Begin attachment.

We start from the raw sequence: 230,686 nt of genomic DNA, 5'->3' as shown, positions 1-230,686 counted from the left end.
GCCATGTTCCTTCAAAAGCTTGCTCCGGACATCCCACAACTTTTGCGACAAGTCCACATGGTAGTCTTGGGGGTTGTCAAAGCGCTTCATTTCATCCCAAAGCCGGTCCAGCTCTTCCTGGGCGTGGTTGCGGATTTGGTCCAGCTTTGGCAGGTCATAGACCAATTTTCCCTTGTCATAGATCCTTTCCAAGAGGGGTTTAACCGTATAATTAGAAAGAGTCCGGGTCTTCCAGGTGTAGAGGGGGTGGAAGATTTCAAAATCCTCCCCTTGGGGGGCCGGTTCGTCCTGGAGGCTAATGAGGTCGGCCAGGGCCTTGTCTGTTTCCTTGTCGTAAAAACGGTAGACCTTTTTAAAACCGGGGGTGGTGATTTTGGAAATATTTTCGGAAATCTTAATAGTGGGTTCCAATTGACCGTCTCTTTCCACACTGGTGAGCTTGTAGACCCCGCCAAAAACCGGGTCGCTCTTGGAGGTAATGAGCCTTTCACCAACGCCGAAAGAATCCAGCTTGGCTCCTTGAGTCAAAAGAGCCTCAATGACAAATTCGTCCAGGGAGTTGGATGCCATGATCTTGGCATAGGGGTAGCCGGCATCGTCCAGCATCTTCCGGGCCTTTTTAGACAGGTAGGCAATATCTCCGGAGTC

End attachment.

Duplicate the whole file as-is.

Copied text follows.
We start from the raw sequence: 230,686 nt of genomic DNA, 5'->3' as shown, positions 1-230,686 counted from the left end.
GCCATGTTCCTTCAAAAGCTTGCTCCGGACATCCCACAACTTTTGCGACAAGTCCACATGGTAGTCTTGGGGGTTGTCAAAGCGCTTCATTTCATCCCAAAGCCGGTCCAGCTCTTCCTGGGCGTGGTTGCGGATTTGGTCCAGCTTTGGCAGGTCATAGACCAATTTTCCCTTGTCATAGATCCTTTCCAAGAGGGGTTTAACCGTATAATTAGAAAGAGTCCGGGTCTTCCAGGTGTAGAGGGGGTGGAAGATTTCAAAATCCTCCCCTTGGGGGGCCGGTTCGTCCTGGAGGCTAATGAGGTCGGCCAGGGCCTTGTCTGTTTCCTTGTCGTAAAAACGGTAGACCTTTTTAAAACCGGGGGTGGTGATTTTGGAAATATTTTCGGAAATCTTAATAGTGGGTTCCAATTGACCGTCTCTTTCCACACTGGTGAGCTTGTAGACCCCGCCAAAAACCGGGTCGCTCTTGGAGGTAATGAGCCTTTCACCAACGCCGAAAGAATCCAGCTTGGCTCCTTGAGTCAAAAGAGCCTCAATGACAAATTCGTCCAGGGAGTTGGATGCCATGATCTTGGCATAGGGGTAGCCGGCATCGTCCAGCATCTTCCGGGCCTTTTTAGACAGGTAGGCAATATCTCCGGAGTC